Sometimes when Orth was presenting at work, she’d get a text or phone call. “I’d think, Sophia might be experiencing a low. Do I take it, or do I continue?”

When Orth knew that she wouldn’t be able to take a call, her husband, who used to be a travelling salesperson, arranged his schedule so he would be in the community that day in case Sophia needed help at school.

C. Diabetes Management

People living with diabetes must manage their blood sugar levels through lifestyle choices, diabetes technology and medication. The objective is to avoid life-threatening hypoglycemia (low blood sugar) and the potential of long-term damage of hyperglycemia (high blood sugar).44, 45 

Diabetes management includes:46, 47, 48

  1. A healthy eating plan
  2. Physical activity
  3. Taking medicines that doctors prescribe to manage blood sugar, blood pressure, cholesterol levels
  4. Losing weight, if a person has overweight or obesity

Diabetes Canada ABCDES of Diabetes Care50, 51

A   A1C targets
B   Blood pressure (BP) targets
C   Cholesterol targets
D   Drugs for decreasing heart disease risk
E   Exercise goals and healthy eating
S   Screening for complications
S   Smoking cessation
S   Self-management, stress, other barriers

D. Diabetes Care – A Team Effort

“Diabetes support takes a healthcare team,” explains Quiambao. This may include family doctors, endocrinologists, nurses, dietitians, chiropodists, mental- health practitioners and pharmacists, along with social support from family and caregivers. “Coordinated care may be required because healthcare providers often work in silos, which can be challenging for people living with diabetes,” she says.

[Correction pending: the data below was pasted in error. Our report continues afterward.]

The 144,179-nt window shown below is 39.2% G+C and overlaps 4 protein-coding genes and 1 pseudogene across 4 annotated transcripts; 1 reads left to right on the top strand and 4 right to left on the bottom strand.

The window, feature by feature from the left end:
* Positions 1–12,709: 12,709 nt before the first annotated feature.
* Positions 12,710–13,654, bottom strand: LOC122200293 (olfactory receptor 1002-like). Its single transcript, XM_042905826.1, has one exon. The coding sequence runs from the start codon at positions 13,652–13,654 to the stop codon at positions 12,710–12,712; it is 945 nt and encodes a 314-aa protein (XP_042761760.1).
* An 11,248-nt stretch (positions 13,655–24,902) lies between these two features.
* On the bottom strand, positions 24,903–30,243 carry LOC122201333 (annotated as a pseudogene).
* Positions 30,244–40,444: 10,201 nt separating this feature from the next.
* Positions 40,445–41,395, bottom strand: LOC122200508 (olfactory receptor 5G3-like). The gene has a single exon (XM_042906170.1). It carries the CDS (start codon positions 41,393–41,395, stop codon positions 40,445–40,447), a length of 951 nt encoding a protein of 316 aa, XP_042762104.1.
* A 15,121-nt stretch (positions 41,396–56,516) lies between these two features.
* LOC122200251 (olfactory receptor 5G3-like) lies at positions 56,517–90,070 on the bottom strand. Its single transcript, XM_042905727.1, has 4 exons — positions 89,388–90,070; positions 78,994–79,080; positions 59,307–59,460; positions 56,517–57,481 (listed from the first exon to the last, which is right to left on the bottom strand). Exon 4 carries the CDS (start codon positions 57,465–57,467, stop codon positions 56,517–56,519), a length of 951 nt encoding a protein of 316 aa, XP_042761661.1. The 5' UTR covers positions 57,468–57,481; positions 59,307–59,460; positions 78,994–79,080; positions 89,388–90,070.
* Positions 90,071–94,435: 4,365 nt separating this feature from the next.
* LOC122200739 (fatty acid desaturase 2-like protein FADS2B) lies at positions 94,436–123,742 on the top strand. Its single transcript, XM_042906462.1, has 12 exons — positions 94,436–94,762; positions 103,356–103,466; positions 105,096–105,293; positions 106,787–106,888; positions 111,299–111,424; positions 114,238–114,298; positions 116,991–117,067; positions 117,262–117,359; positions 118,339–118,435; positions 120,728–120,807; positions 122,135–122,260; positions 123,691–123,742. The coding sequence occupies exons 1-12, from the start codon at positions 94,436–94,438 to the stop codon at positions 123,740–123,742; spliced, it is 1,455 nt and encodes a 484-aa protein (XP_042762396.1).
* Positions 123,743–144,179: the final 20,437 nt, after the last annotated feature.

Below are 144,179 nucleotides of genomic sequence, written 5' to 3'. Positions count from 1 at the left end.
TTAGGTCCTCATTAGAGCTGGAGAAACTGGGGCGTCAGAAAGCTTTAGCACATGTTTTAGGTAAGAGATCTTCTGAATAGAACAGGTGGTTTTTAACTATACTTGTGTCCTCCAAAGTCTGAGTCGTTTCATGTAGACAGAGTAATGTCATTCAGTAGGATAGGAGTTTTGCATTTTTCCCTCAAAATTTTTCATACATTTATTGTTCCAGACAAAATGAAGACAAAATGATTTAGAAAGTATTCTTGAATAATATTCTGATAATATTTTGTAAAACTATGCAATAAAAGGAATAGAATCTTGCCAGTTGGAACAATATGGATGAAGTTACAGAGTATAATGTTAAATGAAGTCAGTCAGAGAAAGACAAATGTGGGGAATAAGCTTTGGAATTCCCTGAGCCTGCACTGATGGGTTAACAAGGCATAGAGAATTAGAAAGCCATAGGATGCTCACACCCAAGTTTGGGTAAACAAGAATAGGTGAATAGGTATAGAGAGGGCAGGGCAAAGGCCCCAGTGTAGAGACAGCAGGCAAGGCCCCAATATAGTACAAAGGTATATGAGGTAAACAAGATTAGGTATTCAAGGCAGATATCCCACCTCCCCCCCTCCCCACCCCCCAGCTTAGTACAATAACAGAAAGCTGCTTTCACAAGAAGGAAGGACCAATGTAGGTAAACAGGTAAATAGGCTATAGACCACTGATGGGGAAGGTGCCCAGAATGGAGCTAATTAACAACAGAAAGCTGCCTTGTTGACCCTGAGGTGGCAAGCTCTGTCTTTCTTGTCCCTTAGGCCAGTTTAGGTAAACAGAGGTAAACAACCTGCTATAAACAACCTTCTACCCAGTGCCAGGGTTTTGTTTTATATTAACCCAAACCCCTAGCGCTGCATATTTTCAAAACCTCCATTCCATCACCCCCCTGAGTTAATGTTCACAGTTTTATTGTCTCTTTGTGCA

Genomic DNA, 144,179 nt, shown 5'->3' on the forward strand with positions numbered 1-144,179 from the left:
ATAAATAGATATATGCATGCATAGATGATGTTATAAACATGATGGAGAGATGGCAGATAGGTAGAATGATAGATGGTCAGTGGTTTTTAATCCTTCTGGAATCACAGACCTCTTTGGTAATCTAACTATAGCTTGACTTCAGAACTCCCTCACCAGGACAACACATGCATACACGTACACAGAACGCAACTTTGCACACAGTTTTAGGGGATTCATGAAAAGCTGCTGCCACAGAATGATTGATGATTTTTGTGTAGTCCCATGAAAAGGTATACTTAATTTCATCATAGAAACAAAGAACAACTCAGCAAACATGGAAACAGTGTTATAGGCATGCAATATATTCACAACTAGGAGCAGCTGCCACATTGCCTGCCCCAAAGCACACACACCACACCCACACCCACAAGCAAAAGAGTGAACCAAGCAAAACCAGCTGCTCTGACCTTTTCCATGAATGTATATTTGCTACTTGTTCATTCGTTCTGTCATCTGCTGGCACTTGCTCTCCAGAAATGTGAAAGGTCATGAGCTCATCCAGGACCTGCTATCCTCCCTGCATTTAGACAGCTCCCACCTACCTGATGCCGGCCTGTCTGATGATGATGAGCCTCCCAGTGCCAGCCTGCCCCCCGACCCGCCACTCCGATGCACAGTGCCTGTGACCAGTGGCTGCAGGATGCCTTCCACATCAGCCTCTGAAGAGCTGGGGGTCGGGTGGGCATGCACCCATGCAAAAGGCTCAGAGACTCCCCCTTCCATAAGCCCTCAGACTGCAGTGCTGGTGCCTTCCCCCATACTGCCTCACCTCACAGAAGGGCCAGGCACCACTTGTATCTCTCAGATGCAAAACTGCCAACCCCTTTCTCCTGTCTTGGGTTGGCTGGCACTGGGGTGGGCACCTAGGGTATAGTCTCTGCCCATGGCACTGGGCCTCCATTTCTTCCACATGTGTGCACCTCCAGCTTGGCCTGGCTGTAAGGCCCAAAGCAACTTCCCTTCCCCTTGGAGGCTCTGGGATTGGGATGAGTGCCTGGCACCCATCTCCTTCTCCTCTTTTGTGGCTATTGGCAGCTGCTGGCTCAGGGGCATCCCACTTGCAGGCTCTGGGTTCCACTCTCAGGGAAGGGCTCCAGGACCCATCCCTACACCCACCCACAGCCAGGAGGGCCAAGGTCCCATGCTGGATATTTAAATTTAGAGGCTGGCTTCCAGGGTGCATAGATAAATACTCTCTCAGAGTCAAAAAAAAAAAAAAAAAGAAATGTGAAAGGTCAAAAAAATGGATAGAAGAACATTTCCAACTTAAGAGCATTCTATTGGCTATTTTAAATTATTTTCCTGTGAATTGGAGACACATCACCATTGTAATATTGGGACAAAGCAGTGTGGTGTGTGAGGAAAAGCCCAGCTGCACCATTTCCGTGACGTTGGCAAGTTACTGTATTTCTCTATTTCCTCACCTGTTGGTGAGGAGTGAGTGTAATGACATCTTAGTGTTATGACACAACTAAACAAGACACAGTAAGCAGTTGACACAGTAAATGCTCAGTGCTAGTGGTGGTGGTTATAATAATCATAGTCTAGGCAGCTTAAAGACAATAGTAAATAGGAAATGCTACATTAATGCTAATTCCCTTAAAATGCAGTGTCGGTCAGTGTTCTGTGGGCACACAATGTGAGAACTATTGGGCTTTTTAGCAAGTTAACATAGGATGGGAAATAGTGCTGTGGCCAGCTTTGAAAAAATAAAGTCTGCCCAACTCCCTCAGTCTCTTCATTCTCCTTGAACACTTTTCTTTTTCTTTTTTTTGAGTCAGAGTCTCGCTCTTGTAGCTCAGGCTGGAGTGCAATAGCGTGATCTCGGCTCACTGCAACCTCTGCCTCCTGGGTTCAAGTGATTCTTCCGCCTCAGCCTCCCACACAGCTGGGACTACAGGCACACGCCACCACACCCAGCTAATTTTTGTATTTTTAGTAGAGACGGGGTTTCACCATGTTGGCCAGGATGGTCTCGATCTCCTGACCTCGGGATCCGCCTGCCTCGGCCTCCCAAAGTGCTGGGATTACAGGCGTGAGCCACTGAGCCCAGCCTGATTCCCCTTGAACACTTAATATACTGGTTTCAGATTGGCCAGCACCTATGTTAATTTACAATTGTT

E. Diabetes Educators

Diabetes educators are a key member of the diabetes care team. They are health professionals who specialize in diabetes treatment who partner with people with diabetes and their families to teach, coach and guide them to develop behaviour-change goals to improve their health and to develop a management plan that fits their lifestyle, beliefs and culture.

“The approach of diabetes educators has been changing,” says Ontario-based Certified Diabetes Educator and Registered Nurse Connie Tanner. In the past, a diabetes educator would tell the person with diabetes what they needed to do and expect them to follow the instructions, she says. “Our role now is to provide the person with diabetes with the skills and knowledge they need to manage their condition, to help access resources they need, and support behaviour change and empowerment. In essence, we help the person with diabetes to identify what is important to them and support them in working toward their priorities.”


F. Whole Person Model for Holistic Care52